For several months, US Defense Watch has been saying that the air war against ISIS is a farce, the modern version of MASH’s infamous “Five O’Clock Charlie,” who after dropping one bomb and missing, flies away into the sky for another harmless return trip the next day.
For the last year, the world has listened to endless song and dance, smoke and mirrors Pentagon briefings about how well our air campaign was destroying ISIS. Of course anyone who was in the military and/or studied past campaigns knew that the former Pentagon spokesman and now State Department, Hillary Clinton defender, Rear Admiral Kirby was operating the smoke machine himself.
Now, the Russians have arrived with aircraft and bombs and a lot of testosterone that seemed to be missing from the US campaign, “Inherent Resolve.” After just three days of flying, it’s apparent that the Russians mean business and that the US had zero resolve.
Of course the Kremlin could be pulling some elaborate “maskirovka,” but their claims that they’re putting the hurt on ISIS could very well be valid.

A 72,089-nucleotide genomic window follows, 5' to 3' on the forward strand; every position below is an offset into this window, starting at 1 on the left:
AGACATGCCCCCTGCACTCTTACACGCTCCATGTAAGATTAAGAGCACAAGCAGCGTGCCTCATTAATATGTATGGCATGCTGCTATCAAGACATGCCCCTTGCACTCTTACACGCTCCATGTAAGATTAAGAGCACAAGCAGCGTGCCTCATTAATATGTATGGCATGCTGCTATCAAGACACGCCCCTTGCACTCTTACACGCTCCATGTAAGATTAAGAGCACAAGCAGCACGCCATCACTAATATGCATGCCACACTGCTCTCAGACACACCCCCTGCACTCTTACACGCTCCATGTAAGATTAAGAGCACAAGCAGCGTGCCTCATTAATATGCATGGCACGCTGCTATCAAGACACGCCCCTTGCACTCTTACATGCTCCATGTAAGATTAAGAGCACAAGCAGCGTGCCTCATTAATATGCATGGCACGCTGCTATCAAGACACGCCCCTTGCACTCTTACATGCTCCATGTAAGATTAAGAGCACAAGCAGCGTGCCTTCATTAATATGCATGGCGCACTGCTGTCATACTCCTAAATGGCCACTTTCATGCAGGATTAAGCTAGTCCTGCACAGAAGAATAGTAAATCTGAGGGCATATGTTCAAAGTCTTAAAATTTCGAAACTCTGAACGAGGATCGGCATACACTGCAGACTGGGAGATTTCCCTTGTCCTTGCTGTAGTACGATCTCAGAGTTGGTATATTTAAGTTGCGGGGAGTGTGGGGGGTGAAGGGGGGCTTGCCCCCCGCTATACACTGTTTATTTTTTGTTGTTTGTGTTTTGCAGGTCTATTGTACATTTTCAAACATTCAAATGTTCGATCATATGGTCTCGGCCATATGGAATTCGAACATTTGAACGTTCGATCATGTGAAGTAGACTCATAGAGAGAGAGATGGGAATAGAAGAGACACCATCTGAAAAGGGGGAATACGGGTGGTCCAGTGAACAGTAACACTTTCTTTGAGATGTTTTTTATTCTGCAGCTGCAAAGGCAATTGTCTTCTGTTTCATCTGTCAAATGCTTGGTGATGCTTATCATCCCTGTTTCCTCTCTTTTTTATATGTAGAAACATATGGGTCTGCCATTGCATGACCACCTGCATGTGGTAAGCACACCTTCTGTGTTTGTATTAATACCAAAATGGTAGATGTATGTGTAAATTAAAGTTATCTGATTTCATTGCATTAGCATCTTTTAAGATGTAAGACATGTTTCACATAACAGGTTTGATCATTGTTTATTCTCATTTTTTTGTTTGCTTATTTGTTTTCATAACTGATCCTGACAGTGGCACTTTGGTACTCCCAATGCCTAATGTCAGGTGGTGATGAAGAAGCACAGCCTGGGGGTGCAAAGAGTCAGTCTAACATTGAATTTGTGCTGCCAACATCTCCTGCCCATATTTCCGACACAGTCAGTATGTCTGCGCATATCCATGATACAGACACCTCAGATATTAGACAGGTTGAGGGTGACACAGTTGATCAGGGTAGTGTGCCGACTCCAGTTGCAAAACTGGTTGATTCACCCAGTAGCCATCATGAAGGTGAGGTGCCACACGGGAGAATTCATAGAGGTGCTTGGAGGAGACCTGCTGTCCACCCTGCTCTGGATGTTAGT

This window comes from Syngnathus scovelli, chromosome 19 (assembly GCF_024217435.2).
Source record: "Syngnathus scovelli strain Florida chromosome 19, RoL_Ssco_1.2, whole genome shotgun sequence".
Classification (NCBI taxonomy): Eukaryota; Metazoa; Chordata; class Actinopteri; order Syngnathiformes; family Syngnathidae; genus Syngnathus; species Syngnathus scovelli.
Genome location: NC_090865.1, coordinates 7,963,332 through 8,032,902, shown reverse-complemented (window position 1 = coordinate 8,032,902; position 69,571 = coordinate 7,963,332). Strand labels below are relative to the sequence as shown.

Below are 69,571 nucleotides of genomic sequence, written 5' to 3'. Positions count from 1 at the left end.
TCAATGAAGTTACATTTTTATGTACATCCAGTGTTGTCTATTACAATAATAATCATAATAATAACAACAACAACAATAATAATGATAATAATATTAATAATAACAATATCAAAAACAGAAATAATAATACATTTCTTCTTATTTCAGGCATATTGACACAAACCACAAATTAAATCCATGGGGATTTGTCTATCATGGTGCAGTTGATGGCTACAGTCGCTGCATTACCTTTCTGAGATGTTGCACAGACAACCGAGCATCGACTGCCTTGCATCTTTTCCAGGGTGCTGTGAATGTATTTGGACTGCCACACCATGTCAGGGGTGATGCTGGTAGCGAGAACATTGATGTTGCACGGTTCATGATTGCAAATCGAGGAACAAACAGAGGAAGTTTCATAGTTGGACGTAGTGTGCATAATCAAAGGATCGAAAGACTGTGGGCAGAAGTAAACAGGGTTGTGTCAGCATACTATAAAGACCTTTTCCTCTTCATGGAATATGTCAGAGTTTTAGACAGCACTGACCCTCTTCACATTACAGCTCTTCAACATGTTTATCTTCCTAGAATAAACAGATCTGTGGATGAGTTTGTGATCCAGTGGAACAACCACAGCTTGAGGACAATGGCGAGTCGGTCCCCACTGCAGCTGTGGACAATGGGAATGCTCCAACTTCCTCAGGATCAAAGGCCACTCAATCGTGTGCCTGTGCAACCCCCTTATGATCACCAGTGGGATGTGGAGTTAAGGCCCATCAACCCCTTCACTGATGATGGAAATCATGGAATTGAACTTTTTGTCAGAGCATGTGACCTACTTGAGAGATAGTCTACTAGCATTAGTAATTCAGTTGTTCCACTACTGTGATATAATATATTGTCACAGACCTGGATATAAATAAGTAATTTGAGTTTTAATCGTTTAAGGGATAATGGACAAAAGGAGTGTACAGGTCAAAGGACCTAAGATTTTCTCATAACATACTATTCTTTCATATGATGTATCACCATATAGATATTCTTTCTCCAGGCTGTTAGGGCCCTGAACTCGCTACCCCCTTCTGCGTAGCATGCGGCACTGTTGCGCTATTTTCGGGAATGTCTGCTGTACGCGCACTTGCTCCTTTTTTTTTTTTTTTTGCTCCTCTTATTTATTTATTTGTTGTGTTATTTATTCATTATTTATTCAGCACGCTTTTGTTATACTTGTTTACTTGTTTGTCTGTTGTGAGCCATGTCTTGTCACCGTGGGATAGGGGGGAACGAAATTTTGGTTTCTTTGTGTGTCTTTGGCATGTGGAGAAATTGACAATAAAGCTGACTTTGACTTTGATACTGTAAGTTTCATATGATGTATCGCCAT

As the Russian air campaign unfolds, Operation Inherent Resolve is being flushed out as some kind of Potemkin Village facade created by the Obama Administration and sold to a gullible media by a Pentagon PR team Don Draper would have envied.
One question that’s been asked repeatedly over the past thirteen months is why Washington has been unable to achieve the Pentagon’s stated goal of “degrading and defeating” ISIS despite the fact that the “battle” pits the most advanced air force on the planet against what amounts to a ragtag band of militants running around the desert in basketball shoes.
Those of a skeptical persuasion have been inclined to suggest that perhaps the US isn’t fully committed to the fight. Explanations for that suggestion range from the mainstream (the White House is loathe to get the US into another Mid-East war) to the “conspiratorial” (the CIA created ISIS and thus doesn’t want to destroy the group due to its value as a strategic asset).
The implication in all of this is that a modern army that was truly determined to destroy the group could likely do so in a matter of months if not weeks and so once Russia began flying sorties from Latakia, the world was anxious to see just how long the various rebel groups operating in Syria could hold up under bombardment by the Russian air force.
The answer, apparently, is “less than a week.”